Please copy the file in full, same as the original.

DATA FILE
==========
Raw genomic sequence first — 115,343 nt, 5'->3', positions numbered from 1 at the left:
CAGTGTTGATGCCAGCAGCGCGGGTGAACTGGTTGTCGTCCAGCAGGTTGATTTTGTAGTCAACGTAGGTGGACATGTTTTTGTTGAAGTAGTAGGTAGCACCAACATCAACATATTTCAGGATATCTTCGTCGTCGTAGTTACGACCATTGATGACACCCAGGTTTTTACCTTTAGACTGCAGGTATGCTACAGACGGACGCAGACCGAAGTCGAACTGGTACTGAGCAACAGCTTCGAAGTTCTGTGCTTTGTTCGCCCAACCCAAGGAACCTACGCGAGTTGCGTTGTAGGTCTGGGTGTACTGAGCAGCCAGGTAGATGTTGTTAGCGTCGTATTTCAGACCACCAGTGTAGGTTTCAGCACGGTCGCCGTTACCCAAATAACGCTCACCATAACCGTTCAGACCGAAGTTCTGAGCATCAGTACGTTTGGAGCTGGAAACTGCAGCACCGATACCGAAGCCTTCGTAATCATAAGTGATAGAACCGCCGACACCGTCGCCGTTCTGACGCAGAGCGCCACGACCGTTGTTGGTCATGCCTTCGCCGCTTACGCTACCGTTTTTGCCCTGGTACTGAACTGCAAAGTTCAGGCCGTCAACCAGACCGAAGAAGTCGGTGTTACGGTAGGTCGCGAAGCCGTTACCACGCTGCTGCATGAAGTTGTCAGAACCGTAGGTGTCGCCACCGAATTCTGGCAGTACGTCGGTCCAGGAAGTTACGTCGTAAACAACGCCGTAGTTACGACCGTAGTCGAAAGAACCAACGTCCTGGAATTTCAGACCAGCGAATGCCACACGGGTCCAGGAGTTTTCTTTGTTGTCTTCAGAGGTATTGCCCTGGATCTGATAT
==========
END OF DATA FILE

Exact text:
Raw genomic sequence first — 115,343 nt, 5'->3', positions numbered from 1 at the left:
CAGTGTTGATGCCAGCAGCGCGGGTGAACTGGTTGTCGTCCAGCAGGTTGATTTTGTAGTCAACGTAGGTGGACATGTTTTTGTTGAAGTAGTAGGTAGCACCAACATCAACATATTTCAGGATATCTTCGTCGTCGTAGTTACGACCATTGATGACACCCAGGTTTTTACCTTTAGACTGCAGGTATGCTACAGACGGACGCAGACCGAAGTCGAACTGGTACTGAGCAACAGCTTCGAAGTTCTGTGCTTTGTTCGCCCAACCCAAGGAACCTACGCGAGTTGCGTTGTAGGTCTGGGTGTACTGAGCAGCCAGGTAGATGTTGTTAGCGTCGTATTTCAGACCACCAGTGTAGGTTTCAGCACGGTCGCCGTTACCCAAATAACGCTCACCATAACCGTTCAGACCGAAGTTCTGAGCATCAGTACGTTTGGAGCTGGAAACTGCAGCACCGATACCGAAGCCTTCGTAATCATAAGTGATAGAACCGCCGACACCGTCGCCGTTCTGACGCAGAGCGCCACGACCGTTGTTGGTCATGCCTTCGCCGCTTACGCTACCGTTTTTGCCCTGGTACTGAACTGCAAAGTTCAGGCCGTCAACCAGACCGAAGAAGTCGGTGTTACGGTAGGTCGCGAAGCCGTTACCACGCTGCTGCATGAAGTTGTCAGAACCGTAGGTGTCGCCACCGAATTCTGGCAGTACGTCGGTCCAGGAAGTTACGTCGTAAACAACGCCGTAGTTACGACCGTAGTCGAAAGAACCAACGTCCTGGAATTTCAGACCAGCGAATGCCACACGGGTCCAGGAGTTTTCTTTGTTGTCTTCAGAGGTATTGCCCTGGATCTGATAT